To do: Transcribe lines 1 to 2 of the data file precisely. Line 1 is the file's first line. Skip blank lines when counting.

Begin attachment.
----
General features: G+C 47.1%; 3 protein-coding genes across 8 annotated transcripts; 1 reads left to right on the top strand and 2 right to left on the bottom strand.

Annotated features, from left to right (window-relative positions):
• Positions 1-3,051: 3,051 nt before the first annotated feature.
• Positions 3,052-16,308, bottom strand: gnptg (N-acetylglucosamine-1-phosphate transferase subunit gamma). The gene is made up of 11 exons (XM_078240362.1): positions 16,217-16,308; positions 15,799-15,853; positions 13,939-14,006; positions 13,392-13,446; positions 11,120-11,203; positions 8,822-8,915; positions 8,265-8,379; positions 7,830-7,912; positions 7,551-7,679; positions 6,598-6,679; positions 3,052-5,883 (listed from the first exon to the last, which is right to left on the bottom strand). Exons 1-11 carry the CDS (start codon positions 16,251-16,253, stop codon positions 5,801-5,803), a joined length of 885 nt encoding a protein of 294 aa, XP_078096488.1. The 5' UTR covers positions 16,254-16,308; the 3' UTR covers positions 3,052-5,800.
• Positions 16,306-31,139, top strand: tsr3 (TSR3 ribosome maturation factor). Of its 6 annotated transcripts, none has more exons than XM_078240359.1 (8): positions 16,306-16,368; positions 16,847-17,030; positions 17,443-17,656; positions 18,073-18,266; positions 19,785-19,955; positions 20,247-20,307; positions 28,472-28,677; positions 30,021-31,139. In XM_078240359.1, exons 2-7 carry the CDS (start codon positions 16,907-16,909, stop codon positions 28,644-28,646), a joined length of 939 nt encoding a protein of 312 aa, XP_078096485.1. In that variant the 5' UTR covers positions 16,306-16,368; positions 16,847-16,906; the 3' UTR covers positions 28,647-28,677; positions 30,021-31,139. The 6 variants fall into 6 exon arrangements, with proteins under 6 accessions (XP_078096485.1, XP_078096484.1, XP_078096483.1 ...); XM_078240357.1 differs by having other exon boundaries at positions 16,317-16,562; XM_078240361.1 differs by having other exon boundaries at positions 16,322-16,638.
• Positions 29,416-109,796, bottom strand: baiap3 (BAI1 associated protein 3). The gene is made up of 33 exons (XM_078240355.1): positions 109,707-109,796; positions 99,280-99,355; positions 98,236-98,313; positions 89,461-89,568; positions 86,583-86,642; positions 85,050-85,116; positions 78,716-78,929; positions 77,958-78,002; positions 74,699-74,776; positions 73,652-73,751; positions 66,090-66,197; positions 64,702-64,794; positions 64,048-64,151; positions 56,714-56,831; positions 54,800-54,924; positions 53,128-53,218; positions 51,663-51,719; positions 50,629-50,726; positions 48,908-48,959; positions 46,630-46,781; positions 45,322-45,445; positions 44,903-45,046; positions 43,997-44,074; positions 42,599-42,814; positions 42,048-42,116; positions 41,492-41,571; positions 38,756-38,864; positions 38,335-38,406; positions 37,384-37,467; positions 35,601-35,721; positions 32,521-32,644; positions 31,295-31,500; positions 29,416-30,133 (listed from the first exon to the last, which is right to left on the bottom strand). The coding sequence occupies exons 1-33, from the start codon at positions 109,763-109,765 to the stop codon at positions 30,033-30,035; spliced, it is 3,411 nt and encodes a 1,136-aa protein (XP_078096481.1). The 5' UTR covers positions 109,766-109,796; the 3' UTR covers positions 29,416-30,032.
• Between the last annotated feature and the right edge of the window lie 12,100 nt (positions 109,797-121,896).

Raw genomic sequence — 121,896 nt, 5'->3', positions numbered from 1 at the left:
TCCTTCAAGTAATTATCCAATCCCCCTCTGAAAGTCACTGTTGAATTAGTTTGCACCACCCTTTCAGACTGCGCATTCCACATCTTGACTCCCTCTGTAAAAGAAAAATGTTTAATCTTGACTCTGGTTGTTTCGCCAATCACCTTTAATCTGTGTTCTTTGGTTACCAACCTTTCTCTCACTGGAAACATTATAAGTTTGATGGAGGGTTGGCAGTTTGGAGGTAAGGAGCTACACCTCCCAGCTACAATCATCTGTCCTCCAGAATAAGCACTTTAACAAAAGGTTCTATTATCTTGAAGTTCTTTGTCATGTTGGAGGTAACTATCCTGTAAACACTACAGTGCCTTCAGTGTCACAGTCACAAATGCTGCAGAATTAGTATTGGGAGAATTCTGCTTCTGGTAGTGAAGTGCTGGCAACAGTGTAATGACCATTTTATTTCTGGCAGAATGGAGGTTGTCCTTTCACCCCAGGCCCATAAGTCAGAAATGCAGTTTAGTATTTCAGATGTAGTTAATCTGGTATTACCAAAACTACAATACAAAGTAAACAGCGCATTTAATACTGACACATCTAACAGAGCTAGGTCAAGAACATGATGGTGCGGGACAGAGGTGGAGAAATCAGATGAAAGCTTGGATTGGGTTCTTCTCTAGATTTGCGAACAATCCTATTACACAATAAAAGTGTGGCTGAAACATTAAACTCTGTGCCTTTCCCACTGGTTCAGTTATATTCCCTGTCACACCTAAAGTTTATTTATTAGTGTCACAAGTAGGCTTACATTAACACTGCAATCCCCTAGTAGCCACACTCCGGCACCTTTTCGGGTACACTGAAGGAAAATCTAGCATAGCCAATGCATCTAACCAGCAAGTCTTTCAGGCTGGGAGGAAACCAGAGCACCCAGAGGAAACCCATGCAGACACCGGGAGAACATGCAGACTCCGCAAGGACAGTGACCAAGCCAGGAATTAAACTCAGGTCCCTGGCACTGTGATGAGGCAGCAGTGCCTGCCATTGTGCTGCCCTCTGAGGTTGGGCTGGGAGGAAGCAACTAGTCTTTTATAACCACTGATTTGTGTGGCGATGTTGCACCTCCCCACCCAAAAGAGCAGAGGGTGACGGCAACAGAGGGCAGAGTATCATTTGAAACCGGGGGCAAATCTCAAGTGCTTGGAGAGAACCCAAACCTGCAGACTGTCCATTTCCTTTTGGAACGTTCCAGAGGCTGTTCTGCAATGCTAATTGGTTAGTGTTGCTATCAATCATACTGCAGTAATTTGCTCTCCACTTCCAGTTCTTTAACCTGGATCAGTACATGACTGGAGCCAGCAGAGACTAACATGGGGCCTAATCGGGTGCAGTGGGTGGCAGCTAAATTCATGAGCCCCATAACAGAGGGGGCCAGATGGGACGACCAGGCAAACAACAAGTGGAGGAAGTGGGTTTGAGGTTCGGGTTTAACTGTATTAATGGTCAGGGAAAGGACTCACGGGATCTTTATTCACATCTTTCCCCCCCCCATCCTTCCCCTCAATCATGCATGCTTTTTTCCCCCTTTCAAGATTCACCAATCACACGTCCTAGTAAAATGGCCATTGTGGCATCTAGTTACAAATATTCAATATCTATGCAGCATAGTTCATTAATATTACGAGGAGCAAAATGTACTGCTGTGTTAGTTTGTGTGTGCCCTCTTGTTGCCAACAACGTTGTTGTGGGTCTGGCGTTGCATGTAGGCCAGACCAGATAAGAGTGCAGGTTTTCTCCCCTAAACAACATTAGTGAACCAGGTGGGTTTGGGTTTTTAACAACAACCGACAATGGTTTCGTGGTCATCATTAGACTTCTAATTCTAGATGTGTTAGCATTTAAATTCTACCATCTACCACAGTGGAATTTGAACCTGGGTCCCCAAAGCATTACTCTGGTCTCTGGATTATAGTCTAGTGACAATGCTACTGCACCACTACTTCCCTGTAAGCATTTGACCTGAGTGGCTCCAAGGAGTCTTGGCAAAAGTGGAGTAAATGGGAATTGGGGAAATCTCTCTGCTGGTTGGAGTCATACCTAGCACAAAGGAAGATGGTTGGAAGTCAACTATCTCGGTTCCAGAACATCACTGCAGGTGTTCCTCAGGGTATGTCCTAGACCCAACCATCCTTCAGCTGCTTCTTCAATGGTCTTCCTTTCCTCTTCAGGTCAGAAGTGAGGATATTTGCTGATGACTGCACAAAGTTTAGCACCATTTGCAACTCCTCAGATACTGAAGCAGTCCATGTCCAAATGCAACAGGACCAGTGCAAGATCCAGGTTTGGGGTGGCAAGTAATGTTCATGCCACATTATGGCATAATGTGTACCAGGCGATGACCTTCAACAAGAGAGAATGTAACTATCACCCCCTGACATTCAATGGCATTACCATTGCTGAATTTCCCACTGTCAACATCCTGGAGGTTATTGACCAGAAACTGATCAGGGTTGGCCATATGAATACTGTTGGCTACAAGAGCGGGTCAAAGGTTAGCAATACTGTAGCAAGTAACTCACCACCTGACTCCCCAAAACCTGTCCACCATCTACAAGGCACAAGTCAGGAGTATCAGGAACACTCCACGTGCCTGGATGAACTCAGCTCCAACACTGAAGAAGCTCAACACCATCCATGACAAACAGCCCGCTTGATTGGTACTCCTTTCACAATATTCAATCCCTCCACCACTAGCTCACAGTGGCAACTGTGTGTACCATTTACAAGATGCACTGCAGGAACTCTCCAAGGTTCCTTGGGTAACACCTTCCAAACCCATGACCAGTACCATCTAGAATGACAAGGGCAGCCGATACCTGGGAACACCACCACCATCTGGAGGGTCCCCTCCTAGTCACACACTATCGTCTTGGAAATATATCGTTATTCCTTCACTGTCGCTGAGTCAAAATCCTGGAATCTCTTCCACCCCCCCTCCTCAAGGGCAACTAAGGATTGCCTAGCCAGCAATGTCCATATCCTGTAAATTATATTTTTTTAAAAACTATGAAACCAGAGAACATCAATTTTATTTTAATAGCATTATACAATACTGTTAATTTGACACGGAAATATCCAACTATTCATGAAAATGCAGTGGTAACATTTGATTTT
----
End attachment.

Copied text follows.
General features: G+C 47.1%; 3 protein-coding genes across 8 annotated transcripts; 1 reads left to right on the top strand and 2 right to left on the bottom strand.

Annotated features, from left to right (window-relative positions):